How it Works

The Scientific Explanation

The earth’s atmosphere normally exerts 14.7 pounds per square inch of pressure at sea level. That is equivalent to one atmosphere absolute (abbreviated as 1 ATA). In this atmosphere we breathe approximately 21 percent oxygen and 79 percent nitrogen. During HBOT, the pressure is increased and the patient breathes 100 percent oxygen.  The increased pressure increases the dissolved oxygen in the blood and all other body tissues and fluid at many times the normal concentration. Physiologically, this produces a directly proportional increase in the plasma volume fraction of transported oxygen which is readily available for cellular metabolism. A number of beneficial biochemical, cellular and physiologic effects result which account for the use of hyperbaric oxygen as an adjunctive therapy.

Under normal circumstances, oxygen is transported throughout the body only by red blood cells. With HBOT, oxygen is dissolved into all of the body’s fluids, including plasma, the central nervous system fluids, and lymph.  Then it can be carried to areas where circulation is diminished or blocked.  In this way, extra oxygen can reach damaged tissues and the body can support its own healing process.  The increased oxygen greatly enhances the ability of white blood cells to kill bacteria, reduces swelling and allows new blood vessels to grow more rapidly into the affected areas.  It is a simple, non-invasive and painless treatment.

What Does It Feel Like?

Hyperbaric treatments are painless, but the patient may experience a sensation of “fullness” in the ears, similar to driving in the mountains, flying, or scuba diving. The “full” feeling occurs as the eardrums respond to the change in pressure. The HBOT technician demonstrates how to relieve this fullness before treatment.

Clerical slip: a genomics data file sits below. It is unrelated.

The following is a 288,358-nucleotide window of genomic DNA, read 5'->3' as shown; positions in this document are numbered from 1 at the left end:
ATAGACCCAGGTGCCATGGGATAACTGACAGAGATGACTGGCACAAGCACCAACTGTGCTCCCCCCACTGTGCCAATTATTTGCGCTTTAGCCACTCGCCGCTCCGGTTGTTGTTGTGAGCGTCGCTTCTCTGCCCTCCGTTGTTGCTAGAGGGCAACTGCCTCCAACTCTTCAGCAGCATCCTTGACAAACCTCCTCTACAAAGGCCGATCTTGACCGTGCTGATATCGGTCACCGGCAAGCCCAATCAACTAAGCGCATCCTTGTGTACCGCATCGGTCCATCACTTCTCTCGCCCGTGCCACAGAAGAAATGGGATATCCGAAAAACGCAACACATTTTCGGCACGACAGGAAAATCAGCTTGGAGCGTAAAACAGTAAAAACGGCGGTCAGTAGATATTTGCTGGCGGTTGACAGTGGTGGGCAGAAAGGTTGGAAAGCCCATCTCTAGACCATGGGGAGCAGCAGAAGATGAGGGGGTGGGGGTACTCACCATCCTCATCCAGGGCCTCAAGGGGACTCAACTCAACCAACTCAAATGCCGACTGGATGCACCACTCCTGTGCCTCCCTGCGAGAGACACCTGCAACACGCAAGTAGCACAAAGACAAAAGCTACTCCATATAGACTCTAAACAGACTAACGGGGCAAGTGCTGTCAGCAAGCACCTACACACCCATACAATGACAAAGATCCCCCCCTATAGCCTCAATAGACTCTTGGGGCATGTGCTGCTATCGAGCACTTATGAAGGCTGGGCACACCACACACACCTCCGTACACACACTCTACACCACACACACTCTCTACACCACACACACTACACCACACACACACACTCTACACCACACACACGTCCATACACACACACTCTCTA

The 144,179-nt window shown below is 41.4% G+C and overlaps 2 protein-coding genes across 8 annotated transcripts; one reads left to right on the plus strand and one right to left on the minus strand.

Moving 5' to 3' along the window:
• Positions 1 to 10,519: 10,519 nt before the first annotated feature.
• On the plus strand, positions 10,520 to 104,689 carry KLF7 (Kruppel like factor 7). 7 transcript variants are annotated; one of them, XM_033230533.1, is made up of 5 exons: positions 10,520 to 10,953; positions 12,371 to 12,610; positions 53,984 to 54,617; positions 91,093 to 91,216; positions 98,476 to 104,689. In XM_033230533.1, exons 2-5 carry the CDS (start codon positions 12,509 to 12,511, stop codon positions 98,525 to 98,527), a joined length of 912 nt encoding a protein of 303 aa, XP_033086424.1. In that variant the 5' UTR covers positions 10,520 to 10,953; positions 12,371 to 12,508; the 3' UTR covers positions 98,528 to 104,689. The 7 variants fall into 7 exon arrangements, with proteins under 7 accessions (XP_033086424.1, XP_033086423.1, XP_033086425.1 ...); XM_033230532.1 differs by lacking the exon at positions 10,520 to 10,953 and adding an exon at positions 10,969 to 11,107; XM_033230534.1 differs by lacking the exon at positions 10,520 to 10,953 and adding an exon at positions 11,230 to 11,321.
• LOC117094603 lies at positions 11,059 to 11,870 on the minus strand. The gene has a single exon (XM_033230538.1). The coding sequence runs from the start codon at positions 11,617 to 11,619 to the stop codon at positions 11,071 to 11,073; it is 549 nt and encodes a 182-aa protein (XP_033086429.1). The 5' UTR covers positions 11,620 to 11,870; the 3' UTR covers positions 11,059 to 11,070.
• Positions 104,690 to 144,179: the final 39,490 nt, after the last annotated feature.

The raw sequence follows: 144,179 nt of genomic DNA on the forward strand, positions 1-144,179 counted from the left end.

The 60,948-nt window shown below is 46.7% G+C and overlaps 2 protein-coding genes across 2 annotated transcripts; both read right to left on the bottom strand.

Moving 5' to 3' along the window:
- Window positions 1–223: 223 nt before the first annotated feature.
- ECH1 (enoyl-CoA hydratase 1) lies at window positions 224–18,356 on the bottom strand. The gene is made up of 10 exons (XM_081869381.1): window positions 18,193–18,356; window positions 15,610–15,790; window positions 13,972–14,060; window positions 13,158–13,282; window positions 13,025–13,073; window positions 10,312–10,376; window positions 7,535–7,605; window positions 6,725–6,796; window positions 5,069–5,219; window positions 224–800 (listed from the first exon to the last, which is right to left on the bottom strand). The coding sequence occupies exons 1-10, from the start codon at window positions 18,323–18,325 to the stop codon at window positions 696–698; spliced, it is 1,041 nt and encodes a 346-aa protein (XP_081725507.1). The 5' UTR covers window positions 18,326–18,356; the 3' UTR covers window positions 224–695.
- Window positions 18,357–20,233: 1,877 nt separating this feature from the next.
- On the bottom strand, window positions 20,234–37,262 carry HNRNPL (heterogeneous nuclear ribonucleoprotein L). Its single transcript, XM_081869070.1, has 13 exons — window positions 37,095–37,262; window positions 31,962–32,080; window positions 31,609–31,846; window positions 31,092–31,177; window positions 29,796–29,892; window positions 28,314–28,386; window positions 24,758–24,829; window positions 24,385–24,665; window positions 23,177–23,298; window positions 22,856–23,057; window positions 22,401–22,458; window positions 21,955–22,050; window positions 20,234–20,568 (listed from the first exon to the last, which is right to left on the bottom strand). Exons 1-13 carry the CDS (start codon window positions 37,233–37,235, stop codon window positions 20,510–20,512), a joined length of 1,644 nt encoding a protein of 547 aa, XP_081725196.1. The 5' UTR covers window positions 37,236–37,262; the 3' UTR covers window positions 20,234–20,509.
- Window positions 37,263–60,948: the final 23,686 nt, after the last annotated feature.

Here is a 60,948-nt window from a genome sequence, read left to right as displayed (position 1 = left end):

Are there any side effects?

Generally patients tolerate HBOT well.  As with all medical procedures and treatments, some potential after effects may result from exposure to hyperbaric oxygen. The most common problem is middle ear discomfort which is usually eliminated by slow gradual changes in pressure.  Oxygen toxicity can provoke seizures.  These can be avoided by limiting duration of HBOT or taking “air breaks” with room air (21% oxygen).

Medications: Some medications are not compatible with hyperbaric oxygen therapy. The HBO technician will obtain a complete drug history before treatment. Each drug taken will be considered individually in relation to HBOT, and should changes be indicated, the prescribing doctor will be advised.

It’s Important to Communicate with Your Doctor | HBOT Technician

COLDS AND OTHER SYMPTOMS: It is important to notify the HBO technician should symptoms occur of a cold or the flu, fever, cough, sore throat, runny nose, cold sore, nausea, vomiting, diarrhea, or a generalized ache-all-over feeling. Those types of illnesses are not helped by oxygen, so the HBO treatments may need to be postponed until symptoms have subsided and the doctor allows resumption of HBOT.

SMOKING: It is generally best to quit smoking.  Continued smoking may diminished the benefit of HBOT.